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It’s no surprise that email is an important tool for acquiring and retaining customers in the travel and hospitality industry. However, for many brands, email marketing still fails to make the impact that we know it’s capable of making.

By incorporating these five things, your emails will be both engaging and relevant, see higher click-through rates, and ultimately create a better experience for your customer.

The benefits of email marketing for travel brands

Why should travel & hospitality marketers care about email marketing? What is its value to them?

The trillion dollar travel and hospitality industry is not only alive and well, it’s alive and growing. According to Travel Weekly, millennials travel more than Baby Boomers and Gen Xers combined.

And they’re willing to pay more to do it. Travel and hospitality brands need to market themselves in ways that will attract Millennials if they hope to capture their loyalty, and ultimately, their business. This can best be accomplished through email marketing.

Despite the rise of social media, 58% of people say email is their first “check” of the day. People are already in their inboxes; it’s your job to meet them there with personalized, engaging, and dynamic content that will boost conversion rates and turn travelers’ dreaming into doing.

1. Make things personal.

Personalization is the best way to make subscribers within even the biggest audiences (like those of travel brands) feel they’re being spoken to as individuals.

The simplest way to do this is by using your subscribers’ first names. Email subscriber forms typically collect and save subscribers’ first names. Save these within your email service provider as personalization tags and use them in subject lines, content, and even images.

Personalizing email allows you to build stronger relationships with your subscribers. They are no longer just receiving a promotion from a brand; they’re having a conversation with one. So when Jenn receives an email about discounted round-trip tickets to Aruba, it’ll feel less like a promotional email and more like an invitation.

2. Use segmentation.

Using first names is one of the simplest ways to personalize email, but there are many other ways to help your emails hit home. Looking to take personalization to the next level? Meet segmentation.

Segmentation occurs when you divide your audience into smaller segments based on set criteria like age, geographic location, or interests.  Segments are created based on subscriber data. Collecting and using this data allows you to consistently deliver email that is relevant to your individual subscribers.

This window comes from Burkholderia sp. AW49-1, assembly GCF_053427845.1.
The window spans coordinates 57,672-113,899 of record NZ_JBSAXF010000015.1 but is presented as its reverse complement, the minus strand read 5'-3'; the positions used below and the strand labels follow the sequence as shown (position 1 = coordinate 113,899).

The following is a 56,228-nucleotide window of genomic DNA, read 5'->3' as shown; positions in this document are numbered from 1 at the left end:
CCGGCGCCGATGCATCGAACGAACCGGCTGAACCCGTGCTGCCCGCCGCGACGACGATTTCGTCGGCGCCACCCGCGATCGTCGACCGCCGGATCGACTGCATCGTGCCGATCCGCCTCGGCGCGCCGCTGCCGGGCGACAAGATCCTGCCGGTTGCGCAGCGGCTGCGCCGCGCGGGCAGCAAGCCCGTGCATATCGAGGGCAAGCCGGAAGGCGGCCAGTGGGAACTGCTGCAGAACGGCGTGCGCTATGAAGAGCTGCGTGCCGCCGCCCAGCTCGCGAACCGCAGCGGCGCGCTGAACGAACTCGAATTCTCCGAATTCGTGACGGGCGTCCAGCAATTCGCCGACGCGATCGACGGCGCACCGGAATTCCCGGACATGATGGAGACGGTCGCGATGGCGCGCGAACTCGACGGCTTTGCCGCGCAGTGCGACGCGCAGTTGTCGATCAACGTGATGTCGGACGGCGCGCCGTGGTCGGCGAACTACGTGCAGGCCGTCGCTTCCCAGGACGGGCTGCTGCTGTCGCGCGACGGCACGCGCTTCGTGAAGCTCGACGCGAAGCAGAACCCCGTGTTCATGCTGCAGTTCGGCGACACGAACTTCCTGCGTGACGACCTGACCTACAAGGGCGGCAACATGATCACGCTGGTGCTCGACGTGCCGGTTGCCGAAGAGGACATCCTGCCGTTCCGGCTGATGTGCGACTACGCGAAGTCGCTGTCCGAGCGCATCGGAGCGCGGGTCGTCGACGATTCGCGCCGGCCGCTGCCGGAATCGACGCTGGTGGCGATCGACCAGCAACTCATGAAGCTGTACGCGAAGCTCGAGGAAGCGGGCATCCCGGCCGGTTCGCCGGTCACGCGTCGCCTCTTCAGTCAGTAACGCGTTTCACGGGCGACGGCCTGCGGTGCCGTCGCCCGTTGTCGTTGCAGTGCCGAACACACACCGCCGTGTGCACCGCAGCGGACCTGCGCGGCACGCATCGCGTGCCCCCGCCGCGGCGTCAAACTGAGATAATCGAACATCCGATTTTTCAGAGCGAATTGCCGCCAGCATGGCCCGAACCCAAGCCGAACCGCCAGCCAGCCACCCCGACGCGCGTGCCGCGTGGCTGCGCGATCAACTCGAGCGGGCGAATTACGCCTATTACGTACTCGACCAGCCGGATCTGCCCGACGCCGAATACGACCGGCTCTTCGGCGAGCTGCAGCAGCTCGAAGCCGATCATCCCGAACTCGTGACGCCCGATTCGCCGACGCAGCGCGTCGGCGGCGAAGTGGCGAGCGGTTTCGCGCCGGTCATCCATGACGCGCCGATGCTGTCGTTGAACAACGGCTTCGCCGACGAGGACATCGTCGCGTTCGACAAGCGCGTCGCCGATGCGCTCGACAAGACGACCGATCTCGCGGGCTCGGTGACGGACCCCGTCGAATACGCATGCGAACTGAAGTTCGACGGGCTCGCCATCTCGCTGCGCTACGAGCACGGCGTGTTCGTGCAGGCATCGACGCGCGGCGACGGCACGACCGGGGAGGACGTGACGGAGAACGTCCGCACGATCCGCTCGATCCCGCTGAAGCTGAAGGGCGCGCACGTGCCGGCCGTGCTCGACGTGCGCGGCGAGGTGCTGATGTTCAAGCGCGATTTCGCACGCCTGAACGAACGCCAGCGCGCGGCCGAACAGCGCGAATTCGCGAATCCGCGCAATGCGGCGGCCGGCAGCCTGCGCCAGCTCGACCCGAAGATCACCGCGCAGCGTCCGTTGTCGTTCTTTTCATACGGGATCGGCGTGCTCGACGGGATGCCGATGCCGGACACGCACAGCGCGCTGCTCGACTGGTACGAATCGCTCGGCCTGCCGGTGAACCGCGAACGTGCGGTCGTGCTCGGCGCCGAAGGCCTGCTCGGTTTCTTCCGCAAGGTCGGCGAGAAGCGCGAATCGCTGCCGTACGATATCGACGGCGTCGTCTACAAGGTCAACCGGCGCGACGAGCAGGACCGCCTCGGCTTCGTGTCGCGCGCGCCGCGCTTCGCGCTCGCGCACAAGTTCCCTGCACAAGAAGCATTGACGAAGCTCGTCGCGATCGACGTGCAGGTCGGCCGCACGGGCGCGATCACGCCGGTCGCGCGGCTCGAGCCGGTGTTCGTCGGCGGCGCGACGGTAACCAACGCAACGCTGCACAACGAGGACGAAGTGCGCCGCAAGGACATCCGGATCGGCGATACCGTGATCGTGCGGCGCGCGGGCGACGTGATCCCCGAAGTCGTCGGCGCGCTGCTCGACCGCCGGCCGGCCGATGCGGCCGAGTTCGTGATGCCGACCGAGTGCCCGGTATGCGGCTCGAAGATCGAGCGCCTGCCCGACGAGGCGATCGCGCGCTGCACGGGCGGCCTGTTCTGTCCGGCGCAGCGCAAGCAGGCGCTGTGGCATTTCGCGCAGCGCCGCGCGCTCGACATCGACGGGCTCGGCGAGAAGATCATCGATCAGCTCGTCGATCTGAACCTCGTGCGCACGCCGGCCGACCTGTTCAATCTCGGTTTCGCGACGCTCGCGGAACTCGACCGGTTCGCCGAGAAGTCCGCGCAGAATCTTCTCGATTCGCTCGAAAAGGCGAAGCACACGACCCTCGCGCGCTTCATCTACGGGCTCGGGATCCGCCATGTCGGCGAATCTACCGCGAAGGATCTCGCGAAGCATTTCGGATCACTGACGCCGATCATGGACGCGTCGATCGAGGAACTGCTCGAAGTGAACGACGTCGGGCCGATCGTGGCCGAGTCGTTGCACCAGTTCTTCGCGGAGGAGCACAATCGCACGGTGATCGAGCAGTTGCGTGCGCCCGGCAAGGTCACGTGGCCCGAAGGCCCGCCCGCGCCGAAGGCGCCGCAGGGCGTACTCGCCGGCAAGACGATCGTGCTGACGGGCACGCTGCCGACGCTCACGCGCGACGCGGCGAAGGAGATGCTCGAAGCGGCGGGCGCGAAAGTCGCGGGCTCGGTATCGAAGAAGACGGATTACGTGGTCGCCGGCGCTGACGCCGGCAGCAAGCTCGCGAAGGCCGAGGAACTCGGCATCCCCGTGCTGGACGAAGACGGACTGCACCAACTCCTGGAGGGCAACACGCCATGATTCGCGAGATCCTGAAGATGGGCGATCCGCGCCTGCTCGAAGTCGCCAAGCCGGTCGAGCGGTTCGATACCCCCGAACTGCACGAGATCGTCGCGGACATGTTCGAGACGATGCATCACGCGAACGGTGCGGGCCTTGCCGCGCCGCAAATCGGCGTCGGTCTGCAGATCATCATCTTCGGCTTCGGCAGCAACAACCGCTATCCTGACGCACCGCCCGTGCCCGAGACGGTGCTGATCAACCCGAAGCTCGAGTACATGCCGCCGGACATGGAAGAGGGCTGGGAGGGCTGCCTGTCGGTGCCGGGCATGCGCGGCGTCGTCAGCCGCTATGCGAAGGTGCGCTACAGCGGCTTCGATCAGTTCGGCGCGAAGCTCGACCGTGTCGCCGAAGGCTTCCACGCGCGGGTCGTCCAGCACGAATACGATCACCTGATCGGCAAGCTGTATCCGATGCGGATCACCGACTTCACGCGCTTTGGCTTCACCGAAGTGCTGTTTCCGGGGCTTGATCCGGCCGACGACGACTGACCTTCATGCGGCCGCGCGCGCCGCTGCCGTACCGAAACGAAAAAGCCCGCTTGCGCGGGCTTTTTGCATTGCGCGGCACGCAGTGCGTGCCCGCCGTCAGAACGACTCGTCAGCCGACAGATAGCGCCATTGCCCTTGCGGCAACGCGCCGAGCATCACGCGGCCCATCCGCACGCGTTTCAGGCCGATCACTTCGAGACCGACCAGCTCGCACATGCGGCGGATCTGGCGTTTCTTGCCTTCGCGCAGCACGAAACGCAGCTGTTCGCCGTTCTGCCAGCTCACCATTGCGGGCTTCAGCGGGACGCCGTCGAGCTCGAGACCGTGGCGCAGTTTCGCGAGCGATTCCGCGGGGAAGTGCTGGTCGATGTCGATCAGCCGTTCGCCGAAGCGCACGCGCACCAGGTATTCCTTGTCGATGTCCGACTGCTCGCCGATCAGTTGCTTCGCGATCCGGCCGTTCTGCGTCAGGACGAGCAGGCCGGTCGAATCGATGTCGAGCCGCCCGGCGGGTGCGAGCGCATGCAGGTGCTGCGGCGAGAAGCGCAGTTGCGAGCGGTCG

For example, Jason lives in Boston. Using segmentation, you can ensure that Jason is only receiving email promotions about flights leaving from Boston. Simply create a new segment with a rule based on location. Your email service provider will make note of Jason’s open location and save it within this segment for future reference. Using segmentation to send Jason targeted content will make sure his inbox stays relevant, making him less likely to unsubscribe and more likely to hit “book.”

Subscriber data may be system-generated, like location and date subscribed, or it may be information you’ve collected and imported yourself. It can also be behavioral, or based on the way subscribers have engaged with past emails. You can even give subscribers opportunities to self-segment by allowing them to choose what kinds of content they’d like to receive.

It’s common practice to send welcome emails to new subscribers. Use these emails to invite subscribers to tell you more about themselves. Send a welcome email that encourages recipients to manage their preferences, and give them the ability to specify the topics that interest them most.

A 2017 consumer email study reported that 53% of consumers feel they get too many irrelevant emails from brands, making tailoring content to consumers’ needs and interests more important than ever.

3. Send pre-arrival and follow-up emails.

Sending travelers an email before and after their trip is the perfect way to set yourself apart from other hospitality brands. Send a pre-arrival email a few days before check-in, and follow up to say “thanks” once your guests make it home. Keeping in touch with customers throughout booking, visit, and departure will make them feel comfortable and considered.

More about pre-arrival emails

Today’s pre-arrival emails are about more than confirmation numbers and itinerary details. They jumpstart the traveler’s excitement and set the tone for the incredible experience your brand has to offer.

In addition to reminding guests of logistics like room type and check-in time, pre-arrival emails can introduce new amenities, alert guests of special offers, and provide opportunities for upsells and add-ons. Customers are more likely to tack on a spa package or a snorkeling excursion when they’re caught up in anticipation of what’s to come, which is the exact purpose of a pre-arrival email.